permitted him to turn the

son of the Premier League's

greatest goalkeeper into a

travelling stooge.

Last word, then, to Human

Rights Watch, who lectured

Scudamore last summer:

'We hope you would agree

that the integrity of the

Premier League depends in

large part on the integrity of

its owners. The rules

concerning who is “fit and

proper” should ensure that

serious human rights

abusers are not among the

league's owners.'

The Premier League didn't

want him stopped, of course,

they wanted him in, for his

money, for his Asian clout.

Keep smiling, Kelvin and

Kasper. He'll let you go

home soon.

Brown is wrong to wage war

Wes Brown's contract

stand-off with Manchester

United is about more than

money, he says. The last of

the local heroes thinks he's

treated differently because

he's been at the club since he

was 12, and resents being

told to 'take it or leave it' in a

tone United wouldn't adopt

in negotiations with one of

their household names.

This is his side of a story that

looks like a bad case of a

good player committing

professional suicide for the

sake of an extra £10,000 a

week. Brown's contract

expires this summer and he's

deeply entrenched. One day

soon he could find himself

pulling on an Everton or

Tottenham shirt. Hardly a

tragedy, but not quite Old

Trafford. As Sir Alex Ferguson

said this week in another

context: 'You don't leave

Manchester United.'

Ferguson has bashed

Brown's entourage. 'Players

of today live in their agents'

pockets,' he said. 'It's a

situation which depresses

me at times, it really

depresses me. Wes has been

with us since he was 12 but I

don't think that matters

these days.'

The club have offered him

£45,000 a week. He is said to

want £55,000 to bring him

closer to the six-figure men.

He says United delayed their

offer until the autumn and

then refused to budge. The

big names, he argues, are

approached 18 months

before their deal runs out.

Footballers often harbour

these grievances. Some go

the whole hog and impale

their careers on a point of

principle. But Brown has

taken a decade to establish

himself as an automatic

choice, at right back, in Gary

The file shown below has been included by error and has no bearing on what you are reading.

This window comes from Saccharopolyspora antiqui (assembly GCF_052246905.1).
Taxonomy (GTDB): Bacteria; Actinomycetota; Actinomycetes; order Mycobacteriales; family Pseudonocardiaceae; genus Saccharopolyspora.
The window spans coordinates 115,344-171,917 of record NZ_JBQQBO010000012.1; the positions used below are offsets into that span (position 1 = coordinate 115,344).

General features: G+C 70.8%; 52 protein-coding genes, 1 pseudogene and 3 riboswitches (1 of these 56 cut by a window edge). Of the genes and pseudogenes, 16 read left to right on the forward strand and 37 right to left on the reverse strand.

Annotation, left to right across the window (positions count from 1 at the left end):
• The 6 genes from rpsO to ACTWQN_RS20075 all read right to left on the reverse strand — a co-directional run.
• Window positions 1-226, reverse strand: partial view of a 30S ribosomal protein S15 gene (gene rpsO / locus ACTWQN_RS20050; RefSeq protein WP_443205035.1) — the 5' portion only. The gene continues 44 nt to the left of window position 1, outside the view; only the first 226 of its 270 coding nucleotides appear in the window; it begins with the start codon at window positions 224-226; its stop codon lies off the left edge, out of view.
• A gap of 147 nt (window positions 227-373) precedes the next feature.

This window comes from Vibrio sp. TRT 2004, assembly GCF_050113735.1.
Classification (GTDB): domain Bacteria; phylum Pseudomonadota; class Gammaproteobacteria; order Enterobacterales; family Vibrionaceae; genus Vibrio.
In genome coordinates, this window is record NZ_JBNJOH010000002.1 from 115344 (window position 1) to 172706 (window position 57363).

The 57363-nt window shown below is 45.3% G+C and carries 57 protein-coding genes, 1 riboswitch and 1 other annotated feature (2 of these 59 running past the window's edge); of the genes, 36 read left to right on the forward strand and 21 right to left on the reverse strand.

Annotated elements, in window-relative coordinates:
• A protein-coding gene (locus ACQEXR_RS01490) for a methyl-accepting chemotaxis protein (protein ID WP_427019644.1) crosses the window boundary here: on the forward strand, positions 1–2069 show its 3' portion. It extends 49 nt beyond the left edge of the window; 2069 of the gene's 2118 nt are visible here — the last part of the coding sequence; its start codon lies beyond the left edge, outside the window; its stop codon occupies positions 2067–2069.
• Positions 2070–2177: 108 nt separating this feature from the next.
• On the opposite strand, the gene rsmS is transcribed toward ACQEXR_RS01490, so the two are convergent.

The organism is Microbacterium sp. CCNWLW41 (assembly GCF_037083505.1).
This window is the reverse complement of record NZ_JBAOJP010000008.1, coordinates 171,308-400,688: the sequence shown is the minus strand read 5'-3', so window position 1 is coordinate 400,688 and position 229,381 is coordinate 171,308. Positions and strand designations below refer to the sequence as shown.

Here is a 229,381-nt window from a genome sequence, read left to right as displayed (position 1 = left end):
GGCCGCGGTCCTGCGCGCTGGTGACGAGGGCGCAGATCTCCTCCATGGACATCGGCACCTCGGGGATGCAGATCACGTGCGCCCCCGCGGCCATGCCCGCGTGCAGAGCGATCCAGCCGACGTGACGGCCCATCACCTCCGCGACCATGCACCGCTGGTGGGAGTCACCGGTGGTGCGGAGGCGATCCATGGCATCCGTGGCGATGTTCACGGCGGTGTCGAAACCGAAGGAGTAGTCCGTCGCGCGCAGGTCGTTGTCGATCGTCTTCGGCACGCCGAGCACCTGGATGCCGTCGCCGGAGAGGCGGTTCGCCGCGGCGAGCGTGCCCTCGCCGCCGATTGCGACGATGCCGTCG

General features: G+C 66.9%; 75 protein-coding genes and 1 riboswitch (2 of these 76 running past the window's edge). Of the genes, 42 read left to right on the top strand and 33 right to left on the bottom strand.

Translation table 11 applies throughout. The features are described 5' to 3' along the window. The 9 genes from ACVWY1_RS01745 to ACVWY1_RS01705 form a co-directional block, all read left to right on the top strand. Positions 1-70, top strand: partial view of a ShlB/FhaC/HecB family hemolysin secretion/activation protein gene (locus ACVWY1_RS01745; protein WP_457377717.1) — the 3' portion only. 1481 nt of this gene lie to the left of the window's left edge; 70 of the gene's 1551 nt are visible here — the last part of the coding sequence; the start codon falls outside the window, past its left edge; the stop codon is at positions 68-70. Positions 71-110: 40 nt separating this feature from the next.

Neville's absence.

Resentment is no basis on

which to make a decision.

That £45,000 a week is still

£25,000 after tax, or

£1.3million a year, enough for

any man. Maybe he should

close his eyes and imagine

never wearing a Manchester

United jersey again, at 28, just

as he puts a long history of

injuries behind him. Perhaps

United could make one last

goodwill gesture. Don't leave,

is the only sensible advice.

Don't let Tyson wreck the boom

The ring-sweeper was

trying to escape. But we

intercepted him at the

gate and he told us how

he had plucked a piece

of Evander Holyfield's

ear off the canvas and

carried it to the

champion's dressing

room, saying: 'I think

this belongs to you.'

That tableau jumped to

mind with Holyfield's

disclosure that Mike

Tyson had sounded him

out about a rematch.

'Tyson-Holyfield III —

The Dessert' might be a

good hook. Coming to

you live on pay-perchew.

Yes, we cracked

all those jokes when

The Real Meal's ear was

mutilated by Tyson,

who was exposed that

night as a bully who

disintegrates when

bullied (Buster Douglas

proved the point, but

Holyfield really drove it

home).

There is no theatre of

the absurd low enough

to stage a third

collision between the

wreck that was Tyson

the fighter in his

defeats to Danny

Williams and Kevin

McBride and the proud

but shuffling gladiator

that Holyfield has

become.

Boxing is booming again.

Tyson-Holyfield III

would wreck that

revival overnight. A

pavement would be

too grand a venue for

them to get it on. 'Bite

Night, y'all.' No. No a

thousand times.

Grant's solution

Chelsea's best starting

XI doesn't seem that

hard to pick. Surely

Avram Grant's post-

Africa Cup of Nations

agonising would be

solved by switching to

4-4-2 as follows: Cech;

Belletti, Carvalho, Terry,

Bridge; Wright-Phillips,

Essien, Lampard, Joe

Cole; Anelka, Drogba.

This attacking line-up

would terrify most opponents.

And since when

were the long-term

contributions made by

Michael Ballack and

Andriy Shevchenko so

great that they're entitled

to agitate when left

out? The two unlucky

losers in my ideal

Chelsea team are Alex

and John Mikel Obi.

Ashley Cole is on some

other planet.

Easy to be a manager,

really, when you're up

there in the stands.